In Victorian men’s fashion, Collars and Cuffs were something altogether separate and different than a shirt. A whole different paradigm, given today’s men’s dress shirts are one solid piece, with the collar and cuffs attached. See vintage images of the styles and reasons why tailors (and factory producers) bothered to make the collars separate–and why some were made of PAPER rather than fabric.
An unnamed Dress Reformer, utterly against “tight lacing” (corsets), uses the art of poetry to explain that everything that ills a woman–from her attitude to her nature, from length of life to a red-tipped nose–is all a result of the ill-fated habit of tightly cinched corsets. This vintage newspaper publication is an example of the American Victorian’s use of humor to blame fashion on craziness with a price too steep to pay.
Despite the voice of reason from scientists of the day, medical doctors, dress reformers, nineteenth century women continued to cling to advertisements claiming health depended upon corsets and laced tightly to achieve the beautiful figure they desired. Advertisements didn’t promote mere beauty–they went so far as to claim health. A newspaper article published in Chicago Daily Tribune of Chicago, Illinois, on April 24, 1897 spoke of Roentgen’s Light–X-rays–and the malformation caused by lacing. Today, the argument seems sound, prudent, and almost laughable that anyone fell for corsets.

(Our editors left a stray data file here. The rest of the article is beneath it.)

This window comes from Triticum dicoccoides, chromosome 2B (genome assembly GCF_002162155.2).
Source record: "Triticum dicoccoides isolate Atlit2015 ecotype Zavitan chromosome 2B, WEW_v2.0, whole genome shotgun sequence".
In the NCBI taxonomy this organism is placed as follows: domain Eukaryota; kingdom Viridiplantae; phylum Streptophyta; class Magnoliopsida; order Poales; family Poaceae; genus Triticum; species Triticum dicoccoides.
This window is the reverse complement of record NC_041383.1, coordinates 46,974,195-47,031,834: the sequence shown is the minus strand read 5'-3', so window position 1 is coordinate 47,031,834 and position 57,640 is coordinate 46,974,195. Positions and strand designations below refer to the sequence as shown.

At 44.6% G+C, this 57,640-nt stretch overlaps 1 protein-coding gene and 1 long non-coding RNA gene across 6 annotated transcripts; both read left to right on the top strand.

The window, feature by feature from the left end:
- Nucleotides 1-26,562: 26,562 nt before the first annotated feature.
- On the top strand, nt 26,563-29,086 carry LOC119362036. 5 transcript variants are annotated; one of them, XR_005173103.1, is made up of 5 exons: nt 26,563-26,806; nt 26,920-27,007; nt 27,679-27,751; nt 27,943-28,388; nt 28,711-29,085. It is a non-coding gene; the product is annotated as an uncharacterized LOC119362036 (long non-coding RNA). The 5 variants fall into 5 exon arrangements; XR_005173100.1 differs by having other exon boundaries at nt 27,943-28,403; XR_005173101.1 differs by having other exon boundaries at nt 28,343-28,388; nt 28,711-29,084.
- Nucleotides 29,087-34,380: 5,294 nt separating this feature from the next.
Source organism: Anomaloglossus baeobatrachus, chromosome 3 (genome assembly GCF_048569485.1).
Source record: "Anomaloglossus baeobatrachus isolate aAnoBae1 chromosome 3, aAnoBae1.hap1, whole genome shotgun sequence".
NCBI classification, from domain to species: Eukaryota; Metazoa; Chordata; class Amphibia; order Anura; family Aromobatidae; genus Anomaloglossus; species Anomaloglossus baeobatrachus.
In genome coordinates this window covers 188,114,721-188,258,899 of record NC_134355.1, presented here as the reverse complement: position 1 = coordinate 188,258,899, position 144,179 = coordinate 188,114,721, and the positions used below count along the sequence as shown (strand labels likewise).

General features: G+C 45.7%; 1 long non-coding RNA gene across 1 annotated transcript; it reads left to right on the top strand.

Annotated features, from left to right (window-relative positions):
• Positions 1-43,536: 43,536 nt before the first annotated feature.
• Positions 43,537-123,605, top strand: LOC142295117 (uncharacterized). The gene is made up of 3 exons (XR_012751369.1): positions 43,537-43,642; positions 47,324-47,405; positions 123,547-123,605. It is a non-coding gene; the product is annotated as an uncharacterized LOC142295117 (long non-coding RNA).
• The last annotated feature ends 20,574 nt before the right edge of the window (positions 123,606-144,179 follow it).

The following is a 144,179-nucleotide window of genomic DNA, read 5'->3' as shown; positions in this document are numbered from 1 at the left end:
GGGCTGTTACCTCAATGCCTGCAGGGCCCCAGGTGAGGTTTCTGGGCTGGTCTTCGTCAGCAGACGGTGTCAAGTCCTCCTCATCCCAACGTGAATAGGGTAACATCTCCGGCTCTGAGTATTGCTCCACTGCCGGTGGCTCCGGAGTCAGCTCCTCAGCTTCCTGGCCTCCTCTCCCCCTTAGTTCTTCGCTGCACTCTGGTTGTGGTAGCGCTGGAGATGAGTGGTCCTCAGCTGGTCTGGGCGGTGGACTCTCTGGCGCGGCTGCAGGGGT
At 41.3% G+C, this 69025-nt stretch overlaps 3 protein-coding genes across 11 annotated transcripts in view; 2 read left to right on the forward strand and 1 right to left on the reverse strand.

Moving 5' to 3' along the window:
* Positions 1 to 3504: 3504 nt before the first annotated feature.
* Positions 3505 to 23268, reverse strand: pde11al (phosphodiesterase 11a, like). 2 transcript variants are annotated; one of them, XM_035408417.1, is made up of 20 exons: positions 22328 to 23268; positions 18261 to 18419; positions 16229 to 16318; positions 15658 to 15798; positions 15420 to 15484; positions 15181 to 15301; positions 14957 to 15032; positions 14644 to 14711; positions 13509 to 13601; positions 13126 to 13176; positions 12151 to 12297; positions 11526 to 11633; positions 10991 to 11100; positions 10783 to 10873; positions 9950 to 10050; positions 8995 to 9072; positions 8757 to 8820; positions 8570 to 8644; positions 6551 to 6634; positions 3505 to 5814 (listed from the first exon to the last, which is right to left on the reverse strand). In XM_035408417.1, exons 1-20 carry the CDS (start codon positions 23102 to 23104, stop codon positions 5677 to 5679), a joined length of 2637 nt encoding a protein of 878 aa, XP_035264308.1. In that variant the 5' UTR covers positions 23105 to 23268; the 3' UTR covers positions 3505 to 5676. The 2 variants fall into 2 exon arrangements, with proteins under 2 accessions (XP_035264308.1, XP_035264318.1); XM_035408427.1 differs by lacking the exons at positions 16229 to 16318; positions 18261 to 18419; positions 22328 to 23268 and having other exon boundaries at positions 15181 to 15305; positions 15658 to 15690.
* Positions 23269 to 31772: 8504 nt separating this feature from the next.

Victorian Americans wore ingenious devices beneath their clothing to hold their stockings (hose) up. Because garters / hose supporters aren’t as romantic and enticing as corsets or even Union Suits, I’ve yet to see a fictional piece of the era that so much as mentions them. This article contains images of items offered for sale in the 1895 and 1897 editions of the Sears Roebuck & Co. and Montgomery Ward & Co. Catalogs, as well as price comparisons from then to now. Such contraptions were worn by men, women, children, and even babies. Who knew?
Throughout the 19th century, ladies undergarments remained quite similar. Drawers (or bloomers), yesteryear’s most related item to today’s panties, ranged from knee- to ankle-length, were constructed of various fabrics, and were held up by a button or drawstring, with an open crotch.
Item listings in vintage catalogs and magazines illustrate the standard items available via mail-order throughout the United States Victorian era.